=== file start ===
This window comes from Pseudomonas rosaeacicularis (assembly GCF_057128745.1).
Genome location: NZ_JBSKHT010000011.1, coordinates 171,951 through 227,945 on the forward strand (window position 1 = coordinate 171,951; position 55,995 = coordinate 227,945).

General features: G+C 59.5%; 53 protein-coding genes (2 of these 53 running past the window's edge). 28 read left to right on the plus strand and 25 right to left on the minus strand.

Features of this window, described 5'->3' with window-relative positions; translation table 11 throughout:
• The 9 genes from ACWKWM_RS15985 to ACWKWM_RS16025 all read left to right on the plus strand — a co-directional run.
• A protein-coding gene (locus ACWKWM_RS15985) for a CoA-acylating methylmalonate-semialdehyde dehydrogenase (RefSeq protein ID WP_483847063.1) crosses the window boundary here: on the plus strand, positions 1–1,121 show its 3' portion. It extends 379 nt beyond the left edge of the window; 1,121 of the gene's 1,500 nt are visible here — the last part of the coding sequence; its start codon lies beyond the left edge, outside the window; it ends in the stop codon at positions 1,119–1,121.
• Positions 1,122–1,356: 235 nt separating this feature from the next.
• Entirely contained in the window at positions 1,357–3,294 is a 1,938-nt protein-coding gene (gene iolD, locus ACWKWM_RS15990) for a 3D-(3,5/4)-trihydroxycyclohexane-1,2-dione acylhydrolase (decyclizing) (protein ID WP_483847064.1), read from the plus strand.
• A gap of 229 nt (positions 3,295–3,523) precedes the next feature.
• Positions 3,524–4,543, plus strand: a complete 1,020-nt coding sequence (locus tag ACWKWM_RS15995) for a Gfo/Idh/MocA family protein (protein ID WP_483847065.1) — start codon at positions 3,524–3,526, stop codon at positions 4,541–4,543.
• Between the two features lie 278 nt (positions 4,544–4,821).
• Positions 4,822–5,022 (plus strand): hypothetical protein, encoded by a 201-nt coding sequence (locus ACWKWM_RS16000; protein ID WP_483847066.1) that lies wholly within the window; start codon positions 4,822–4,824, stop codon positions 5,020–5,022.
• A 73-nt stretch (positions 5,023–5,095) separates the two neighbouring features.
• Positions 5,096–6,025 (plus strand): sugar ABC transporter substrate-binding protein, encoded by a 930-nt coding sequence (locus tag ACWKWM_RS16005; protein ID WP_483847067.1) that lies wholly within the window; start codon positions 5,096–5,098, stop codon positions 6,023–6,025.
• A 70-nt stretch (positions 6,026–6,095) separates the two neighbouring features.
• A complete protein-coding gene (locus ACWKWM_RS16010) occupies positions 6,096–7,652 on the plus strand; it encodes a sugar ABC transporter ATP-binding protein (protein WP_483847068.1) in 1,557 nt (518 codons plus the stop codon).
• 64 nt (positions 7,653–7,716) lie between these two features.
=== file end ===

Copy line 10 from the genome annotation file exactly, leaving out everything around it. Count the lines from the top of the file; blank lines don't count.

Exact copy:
• Positions 3,524–4,543, plus strand: a complete 1,020-nt coding sequence (locus tag ACWKWM_RS15995) for a Gfo/Idh/MocA family protein (protein ID WP_483847065.1) — start codon at positions 3,524–3,526, stop codon at positions 4,541–4,543.